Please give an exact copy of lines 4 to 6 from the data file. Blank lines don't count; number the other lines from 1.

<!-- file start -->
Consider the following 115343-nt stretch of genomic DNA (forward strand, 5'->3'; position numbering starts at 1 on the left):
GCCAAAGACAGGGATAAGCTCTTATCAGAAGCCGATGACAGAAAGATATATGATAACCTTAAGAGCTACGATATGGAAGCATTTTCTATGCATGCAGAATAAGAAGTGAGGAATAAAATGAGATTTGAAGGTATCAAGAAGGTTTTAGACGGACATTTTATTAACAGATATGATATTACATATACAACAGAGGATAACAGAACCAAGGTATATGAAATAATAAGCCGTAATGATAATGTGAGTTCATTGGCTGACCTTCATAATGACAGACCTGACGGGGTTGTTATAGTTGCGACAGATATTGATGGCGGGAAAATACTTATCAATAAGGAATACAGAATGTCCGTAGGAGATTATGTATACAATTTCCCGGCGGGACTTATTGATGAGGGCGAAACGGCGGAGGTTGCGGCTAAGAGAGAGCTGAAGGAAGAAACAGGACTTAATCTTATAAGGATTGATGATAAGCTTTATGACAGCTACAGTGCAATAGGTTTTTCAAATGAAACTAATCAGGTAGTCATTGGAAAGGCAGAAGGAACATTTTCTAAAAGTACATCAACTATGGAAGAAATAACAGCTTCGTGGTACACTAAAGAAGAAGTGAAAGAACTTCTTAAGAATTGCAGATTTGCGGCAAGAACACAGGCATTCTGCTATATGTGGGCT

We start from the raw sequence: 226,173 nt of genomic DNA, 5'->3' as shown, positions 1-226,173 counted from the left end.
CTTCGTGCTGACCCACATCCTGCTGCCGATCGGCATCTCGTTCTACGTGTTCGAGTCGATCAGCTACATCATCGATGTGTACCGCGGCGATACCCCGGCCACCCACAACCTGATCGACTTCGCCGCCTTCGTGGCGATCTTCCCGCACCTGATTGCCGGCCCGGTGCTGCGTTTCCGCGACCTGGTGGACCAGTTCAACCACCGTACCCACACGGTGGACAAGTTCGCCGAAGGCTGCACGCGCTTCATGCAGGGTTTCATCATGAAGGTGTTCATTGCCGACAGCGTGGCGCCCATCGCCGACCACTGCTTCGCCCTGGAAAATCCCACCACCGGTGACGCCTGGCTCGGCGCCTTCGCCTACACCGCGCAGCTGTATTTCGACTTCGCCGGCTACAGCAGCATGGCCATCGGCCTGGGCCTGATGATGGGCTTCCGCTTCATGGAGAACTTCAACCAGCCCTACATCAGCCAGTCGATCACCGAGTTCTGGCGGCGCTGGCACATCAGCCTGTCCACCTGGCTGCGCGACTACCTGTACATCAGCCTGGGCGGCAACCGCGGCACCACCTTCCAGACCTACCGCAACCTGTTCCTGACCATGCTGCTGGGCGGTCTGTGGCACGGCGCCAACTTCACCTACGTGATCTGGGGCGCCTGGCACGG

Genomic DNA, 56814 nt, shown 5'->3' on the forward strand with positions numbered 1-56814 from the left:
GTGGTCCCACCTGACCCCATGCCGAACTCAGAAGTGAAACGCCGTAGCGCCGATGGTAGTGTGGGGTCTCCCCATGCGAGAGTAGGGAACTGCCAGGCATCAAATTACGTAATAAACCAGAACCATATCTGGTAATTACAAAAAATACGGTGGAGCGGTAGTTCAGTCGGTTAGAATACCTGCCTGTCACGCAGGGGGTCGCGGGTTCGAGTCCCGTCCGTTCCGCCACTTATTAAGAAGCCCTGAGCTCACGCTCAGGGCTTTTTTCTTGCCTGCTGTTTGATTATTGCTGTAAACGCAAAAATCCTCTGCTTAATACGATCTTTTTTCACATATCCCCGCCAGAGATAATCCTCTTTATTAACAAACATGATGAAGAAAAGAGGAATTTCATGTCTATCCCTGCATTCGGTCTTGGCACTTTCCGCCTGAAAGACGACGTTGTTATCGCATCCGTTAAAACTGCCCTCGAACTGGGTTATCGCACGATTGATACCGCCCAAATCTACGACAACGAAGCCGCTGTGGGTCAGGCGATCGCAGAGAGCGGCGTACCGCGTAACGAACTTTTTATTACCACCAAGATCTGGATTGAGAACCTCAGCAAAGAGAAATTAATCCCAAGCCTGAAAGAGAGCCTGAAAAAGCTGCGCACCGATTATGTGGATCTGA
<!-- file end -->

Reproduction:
CTTCGTGCTGACCCACATCCTGCTGCCGATCGGCATCTCGTTCTACGTGTTCGAGTCGATCAGCTACATCATCGATGTGTACCGCGGCGATACCCCGGCCACCCACAACCTGATCGACTTCGCCGCCTTCGTGGCGATCTTCCCGCACCTGATTGCCGGCCCGGTGCTGCGTTTCCGCGACCTGGTGGACCAGTTCAACCACCGTACCCACACGGTGGACAAGTTCGCCGAAGGCTGCACGCGCTTCATGCAGGGTTTCATCATGAAGGTGTTCATTGCCGACAGCGTGGCGCCCATCGCCGACCACTGCTTCGCCCTGGAAAATCCCACCACCGGTGACGCCTGGCTCGGCGCCTTCGCCTACACCGCGCAGCTGTATTTCGACTTCGCCGGCTACAGCAGCATGGCCATCGGCCTGGGCCTGATGATGGGCTTCCGCTTCATGGAGAACTTCAACCAGCCCTACATCAGCCAGTCGATCACCGAGTTCTGGCGGCGCTGGCACATCAGCCTGTCCACCTGGCTGCGCGACTACCTGTACATCAGCCTGGGCGGCAACCGCGGCACCACCTTCCAGACCTACCGCAACCTGTTCCTGACCATGCTGCTGGGCGGTCTGTGGCACGGCGCCAACTTCACCTACGTGATCTGGGGCGCCTGGCACGG

Genomic DNA, 56814 nt, shown 5'->3' on the forward strand with positions numbered 1-56814 from the left:
GTGGTCCCACCTGACCCCATGCCGAACTCAGAAGTGAAACGCCGTAGCGCCGATGGTAGTGTGGGGTCTCCCCATGCGAGAGTAGGGAACTGCCAGGCATCAAATTACGTAATAAACCAGAACCATATCTGGTAATTACAAAAAATACGGTGGAGCGGTAGTTCAGTCGGTTAGAATACCTGCCTGTCACGCAGGGGGTCGCGGGTTCGAGTCCCGTCCGTTCCGCCACTTATTAAGAAGCCCTGAGCTCACGCTCAGGGCTTTTTTCTTGCCTGCTGTTTGATTATTGCTGTAAACGCAAAAATCCTCTGCTTAATACGATCTTTTTTCACATATCCCCGCCAGAGATAATCCTCTTTATTAACAAACATGATGAAGAAAAGAGGAATTTCATGTCTATCCCTGCATTCGGTCTTGGCACTTTCCGCCTGAAAGACGACGTTGTTATCGCATCCGTTAAAACTGCCCTCGAACTGGGTTATCGCACGATTGATACCGCCCAAATCTACGACAACGAAGCCGCTGTGGGTCAGGCGATCGCAGAGAGCGGCGTACCGCGTAACGAACTTTTTATTACCACCAAGATCTGGATTGAGAACCTCAGCAAAGAGAAATTAATCCCAAGCCTGAAAGAGAGCCTGAAAAAGCTGCGCACCGATTATGTGGATCTGA